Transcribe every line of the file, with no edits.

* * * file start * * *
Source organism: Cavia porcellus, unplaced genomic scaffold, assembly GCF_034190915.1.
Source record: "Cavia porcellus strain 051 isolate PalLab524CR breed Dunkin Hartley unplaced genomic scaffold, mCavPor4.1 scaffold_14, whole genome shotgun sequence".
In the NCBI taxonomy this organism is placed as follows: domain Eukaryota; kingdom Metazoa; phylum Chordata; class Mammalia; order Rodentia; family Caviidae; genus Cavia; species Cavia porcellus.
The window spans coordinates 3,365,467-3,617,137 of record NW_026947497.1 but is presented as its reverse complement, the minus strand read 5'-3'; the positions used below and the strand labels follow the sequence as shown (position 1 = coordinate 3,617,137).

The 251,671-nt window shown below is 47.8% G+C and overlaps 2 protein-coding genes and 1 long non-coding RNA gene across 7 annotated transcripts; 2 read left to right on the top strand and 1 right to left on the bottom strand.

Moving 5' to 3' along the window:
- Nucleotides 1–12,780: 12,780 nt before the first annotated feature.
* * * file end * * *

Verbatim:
Source organism: Cavia porcellus, unplaced genomic scaffold, assembly GCF_034190915.1.
Source record: "Cavia porcellus strain 051 isolate PalLab524CR breed Dunkin Hartley unplaced genomic scaffold, mCavPor4.1 scaffold_14, whole genome shotgun sequence".
In the NCBI taxonomy this organism is placed as follows: domain Eukaryota; kingdom Metazoa; phylum Chordata; class Mammalia; order Rodentia; family Caviidae; genus Cavia; species Cavia porcellus.
The window spans coordinates 3,365,467-3,617,137 of record NW_026947497.1 but is presented as its reverse complement, the minus strand read 5'-3'; the positions used below and the strand labels follow the sequence as shown (position 1 = coordinate 3,617,137).

The 251,671-nt window shown below is 47.8% G+C and overlaps 2 protein-coding genes and 1 long non-coding RNA gene across 7 annotated transcripts; 2 read left to right on the top strand and 1 right to left on the bottom strand.

Moving 5' to 3' along the window:
- Nucleotides 1–12,780: 12,780 nt before the first annotated feature.